I’ve considered what else I could do to expand on what we’ve established here but I’m not in a position to put in much more timer or resources. It’s already equivalent to probably a half time job, albeit unpaid. It will be quite a few years before I can retire and put full time into it.

Trying crowd funding or attracting and managing volunteers also diverts time and attention.

I could only manage it if I could give someone a specific task, like reporting on Parliament, or reporting on political media releases, or reporting on political social media, or aggregating blog posts and Facebook posts, and leaving them too it.

Farrar has already tried some of that and it hasn’t really taken off. There are not many people around with the political interest, time and passion to give it heaps.

Perhaps we just have to accept that media will continue to both consolidate and fragment, and international players like Google and Facebook will increase their growing domination.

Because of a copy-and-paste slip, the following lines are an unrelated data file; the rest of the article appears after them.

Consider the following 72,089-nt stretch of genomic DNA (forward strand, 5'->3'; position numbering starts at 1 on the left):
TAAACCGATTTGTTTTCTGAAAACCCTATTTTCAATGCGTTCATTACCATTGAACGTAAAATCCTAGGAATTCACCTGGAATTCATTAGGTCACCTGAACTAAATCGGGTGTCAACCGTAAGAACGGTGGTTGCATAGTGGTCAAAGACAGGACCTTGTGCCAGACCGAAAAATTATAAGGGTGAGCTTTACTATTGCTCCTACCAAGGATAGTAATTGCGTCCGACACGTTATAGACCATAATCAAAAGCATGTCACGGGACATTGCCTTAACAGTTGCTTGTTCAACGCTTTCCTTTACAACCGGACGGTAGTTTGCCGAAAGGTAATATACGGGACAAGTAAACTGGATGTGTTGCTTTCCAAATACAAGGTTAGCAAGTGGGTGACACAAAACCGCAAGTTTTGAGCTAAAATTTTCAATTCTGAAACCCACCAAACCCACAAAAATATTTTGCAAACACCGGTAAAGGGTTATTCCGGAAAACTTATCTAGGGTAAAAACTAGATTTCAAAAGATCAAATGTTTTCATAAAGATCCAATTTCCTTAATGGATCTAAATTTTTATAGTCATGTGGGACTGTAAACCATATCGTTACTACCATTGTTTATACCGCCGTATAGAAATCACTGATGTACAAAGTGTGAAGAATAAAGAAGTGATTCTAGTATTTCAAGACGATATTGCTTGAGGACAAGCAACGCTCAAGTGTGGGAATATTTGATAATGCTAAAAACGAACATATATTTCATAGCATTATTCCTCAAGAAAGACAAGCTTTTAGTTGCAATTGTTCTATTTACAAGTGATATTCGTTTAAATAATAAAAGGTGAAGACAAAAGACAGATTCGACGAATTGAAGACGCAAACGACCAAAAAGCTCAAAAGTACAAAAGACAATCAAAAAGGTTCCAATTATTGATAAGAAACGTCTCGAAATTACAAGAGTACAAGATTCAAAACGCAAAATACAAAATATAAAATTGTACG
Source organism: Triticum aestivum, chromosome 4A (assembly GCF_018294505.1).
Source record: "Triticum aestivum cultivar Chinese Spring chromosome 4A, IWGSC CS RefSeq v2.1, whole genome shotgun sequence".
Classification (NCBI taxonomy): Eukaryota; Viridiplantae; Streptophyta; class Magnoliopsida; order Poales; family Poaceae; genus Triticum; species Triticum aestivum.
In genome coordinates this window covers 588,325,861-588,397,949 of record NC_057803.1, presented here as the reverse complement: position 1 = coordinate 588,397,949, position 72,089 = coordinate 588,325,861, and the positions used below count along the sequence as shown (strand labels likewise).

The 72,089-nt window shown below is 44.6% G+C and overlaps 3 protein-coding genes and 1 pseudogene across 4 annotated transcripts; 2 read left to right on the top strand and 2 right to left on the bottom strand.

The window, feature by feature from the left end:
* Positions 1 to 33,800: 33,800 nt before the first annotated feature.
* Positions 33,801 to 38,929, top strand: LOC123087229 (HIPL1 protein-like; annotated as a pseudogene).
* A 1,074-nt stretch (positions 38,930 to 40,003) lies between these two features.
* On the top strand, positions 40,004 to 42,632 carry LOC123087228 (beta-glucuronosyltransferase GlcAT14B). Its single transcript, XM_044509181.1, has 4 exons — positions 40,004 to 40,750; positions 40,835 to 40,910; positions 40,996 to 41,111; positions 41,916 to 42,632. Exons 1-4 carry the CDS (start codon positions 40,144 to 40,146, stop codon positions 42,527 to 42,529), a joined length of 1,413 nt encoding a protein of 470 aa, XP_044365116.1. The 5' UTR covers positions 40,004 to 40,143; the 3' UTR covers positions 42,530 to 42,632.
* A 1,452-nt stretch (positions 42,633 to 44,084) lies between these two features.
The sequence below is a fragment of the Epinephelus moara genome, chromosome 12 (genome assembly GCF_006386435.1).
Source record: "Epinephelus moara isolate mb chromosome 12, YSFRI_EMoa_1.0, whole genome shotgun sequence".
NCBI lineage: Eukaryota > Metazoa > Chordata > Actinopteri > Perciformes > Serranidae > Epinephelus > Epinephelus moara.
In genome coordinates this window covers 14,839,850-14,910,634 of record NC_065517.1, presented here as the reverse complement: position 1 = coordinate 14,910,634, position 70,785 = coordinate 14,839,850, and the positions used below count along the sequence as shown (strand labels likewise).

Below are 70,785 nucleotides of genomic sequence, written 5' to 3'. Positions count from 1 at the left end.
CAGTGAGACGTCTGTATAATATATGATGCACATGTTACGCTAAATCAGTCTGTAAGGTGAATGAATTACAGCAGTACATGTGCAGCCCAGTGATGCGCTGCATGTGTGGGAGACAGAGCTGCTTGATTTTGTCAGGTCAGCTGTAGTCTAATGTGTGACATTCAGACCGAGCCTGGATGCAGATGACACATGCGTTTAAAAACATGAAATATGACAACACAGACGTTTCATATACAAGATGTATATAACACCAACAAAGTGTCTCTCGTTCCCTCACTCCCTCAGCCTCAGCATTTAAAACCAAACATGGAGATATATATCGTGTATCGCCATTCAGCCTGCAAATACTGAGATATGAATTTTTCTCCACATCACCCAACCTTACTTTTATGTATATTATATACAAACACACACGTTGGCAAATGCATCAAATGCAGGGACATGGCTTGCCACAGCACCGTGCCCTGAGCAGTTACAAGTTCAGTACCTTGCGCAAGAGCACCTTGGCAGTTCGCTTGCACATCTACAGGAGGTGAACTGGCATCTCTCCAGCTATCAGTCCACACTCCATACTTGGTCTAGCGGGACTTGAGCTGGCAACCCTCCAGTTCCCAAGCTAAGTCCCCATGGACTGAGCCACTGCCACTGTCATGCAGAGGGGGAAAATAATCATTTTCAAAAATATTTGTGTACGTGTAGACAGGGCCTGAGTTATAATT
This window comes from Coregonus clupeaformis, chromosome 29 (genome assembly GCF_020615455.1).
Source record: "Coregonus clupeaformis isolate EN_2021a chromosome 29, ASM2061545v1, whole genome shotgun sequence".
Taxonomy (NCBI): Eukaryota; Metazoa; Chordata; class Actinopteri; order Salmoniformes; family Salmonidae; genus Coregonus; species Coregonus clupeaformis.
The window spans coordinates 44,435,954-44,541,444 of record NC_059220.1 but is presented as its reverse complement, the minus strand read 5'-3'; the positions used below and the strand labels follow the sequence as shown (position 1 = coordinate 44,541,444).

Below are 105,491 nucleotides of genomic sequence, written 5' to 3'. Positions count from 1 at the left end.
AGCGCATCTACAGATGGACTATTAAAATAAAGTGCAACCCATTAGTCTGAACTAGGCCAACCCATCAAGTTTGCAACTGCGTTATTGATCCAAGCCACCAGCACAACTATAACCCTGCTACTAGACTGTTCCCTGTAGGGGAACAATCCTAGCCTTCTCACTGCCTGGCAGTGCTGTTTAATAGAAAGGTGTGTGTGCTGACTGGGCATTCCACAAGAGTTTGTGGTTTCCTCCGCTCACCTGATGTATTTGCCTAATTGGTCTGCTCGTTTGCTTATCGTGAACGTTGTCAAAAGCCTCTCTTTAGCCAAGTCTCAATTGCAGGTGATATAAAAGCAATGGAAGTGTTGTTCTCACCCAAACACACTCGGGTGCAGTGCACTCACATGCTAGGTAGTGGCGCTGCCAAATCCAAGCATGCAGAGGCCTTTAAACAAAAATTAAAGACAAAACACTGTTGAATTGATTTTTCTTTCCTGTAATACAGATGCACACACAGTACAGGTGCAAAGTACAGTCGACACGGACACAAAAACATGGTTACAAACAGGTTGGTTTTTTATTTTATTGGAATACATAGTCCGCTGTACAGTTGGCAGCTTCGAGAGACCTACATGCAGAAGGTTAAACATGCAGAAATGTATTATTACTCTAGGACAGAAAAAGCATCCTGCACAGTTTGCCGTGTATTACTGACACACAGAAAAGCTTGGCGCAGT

Scoop membership drive

The Scoop Foundation is doing a membership drive, possibly timed to try and take advantage of the uncertainty over the future of journalism in New Zealand with the merger talks going on between Fairfax and NZME.

Journalism: A New Model – The 2016 Scoop Foundation Membership Drive

The Scoop Foundation is seeking public support to safeguard the future of public interest journalism in New Zealand.

To ensure public access to comprehensive, free, timely news is maintained during this dark hour for journalism. And to provide every voice in NZ the opportunity to be heard in the national debate.

You can donate at Pledge Me: The Scoop Foundation : the best chance to create an independent guardian for public interest journalism in NZ